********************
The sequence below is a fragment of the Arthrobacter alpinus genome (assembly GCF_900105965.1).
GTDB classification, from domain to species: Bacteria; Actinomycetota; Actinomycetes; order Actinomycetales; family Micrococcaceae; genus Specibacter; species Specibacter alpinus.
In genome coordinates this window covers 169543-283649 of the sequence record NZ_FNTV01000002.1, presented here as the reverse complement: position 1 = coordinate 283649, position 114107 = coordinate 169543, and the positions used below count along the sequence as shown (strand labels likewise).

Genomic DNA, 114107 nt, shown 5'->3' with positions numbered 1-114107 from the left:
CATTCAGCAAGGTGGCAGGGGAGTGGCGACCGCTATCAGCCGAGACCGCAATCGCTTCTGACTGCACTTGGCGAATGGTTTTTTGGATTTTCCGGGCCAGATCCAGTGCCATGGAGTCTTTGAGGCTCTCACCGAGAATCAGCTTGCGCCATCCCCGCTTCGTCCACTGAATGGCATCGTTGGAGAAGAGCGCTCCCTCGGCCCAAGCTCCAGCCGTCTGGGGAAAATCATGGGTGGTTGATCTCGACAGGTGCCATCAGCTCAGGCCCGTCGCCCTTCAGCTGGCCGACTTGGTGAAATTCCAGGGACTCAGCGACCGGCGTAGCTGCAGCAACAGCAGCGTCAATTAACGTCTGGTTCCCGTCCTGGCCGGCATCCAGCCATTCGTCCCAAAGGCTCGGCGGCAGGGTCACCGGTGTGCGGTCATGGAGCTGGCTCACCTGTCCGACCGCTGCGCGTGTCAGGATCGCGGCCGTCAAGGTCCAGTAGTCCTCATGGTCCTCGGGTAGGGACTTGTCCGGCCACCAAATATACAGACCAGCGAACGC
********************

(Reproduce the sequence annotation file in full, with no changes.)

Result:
The sequence below is a fragment of the Arthrobacter alpinus genome (assembly GCF_900105965.1).
GTDB classification, from domain to species: Bacteria; Actinomycetota; Actinomycetes; order Actinomycetales; family Micrococcaceae; genus Specibacter; species Specibacter alpinus.
In genome coordinates this window covers 169543-283649 of the sequence record NZ_FNTV01000002.1, presented here as the reverse complement: position 1 = coordinate 283649, position 114107 = coordinate 169543, and the positions used below count along the sequence as shown (strand labels likewise).

Genomic DNA, 114107 nt, shown 5'->3' with positions numbered 1-114107 from the left:
CATTCAGCAAGGTGGCAGGGGAGTGGCGACCGCTATCAGCCGAGACCGCAATCGCTTCTGACTGCACTTGGCGAATGGTTTTTTGGATTTTCCGGGCCAGATCCAGTGCCATGGAGTCTTTGAGGCTCTCACCGAGAATCAGCTTGCGCCATCCCCGCTTCGTCCACTGAATGGCATCGTTGGAGAAGAGCGCTCCCTCGGCCCAAGCTCCAGCCGTCTGGGGAAAATCATGGGTGGTTGATCTCGACAGGTGCCATCAGCTCAGGCCCGTCGCCCTTCAGCTGGCCGACTTGGTGAAATTCCAGGGACTCAGCGACCGGCGTAGCTGCAGCAACAGCAGCGTCAATTAACGTCTGGTTCCCGTCCTGGCCGGCATCCAGCCATTCGTCCCAAAGGCTCGGCGGCAGGGTCACCGGTGTGCGGTCATGGAGCTGGCTCACCTGTCCGACCGCTGCGCGTGTCAGGATCGCGGCCGTCAAGGTCCAGTAGTCCTCATGGTCCTCGGGTAGGGACTTGTCCGGCCACCAAATATACAGACCAGCGAACGC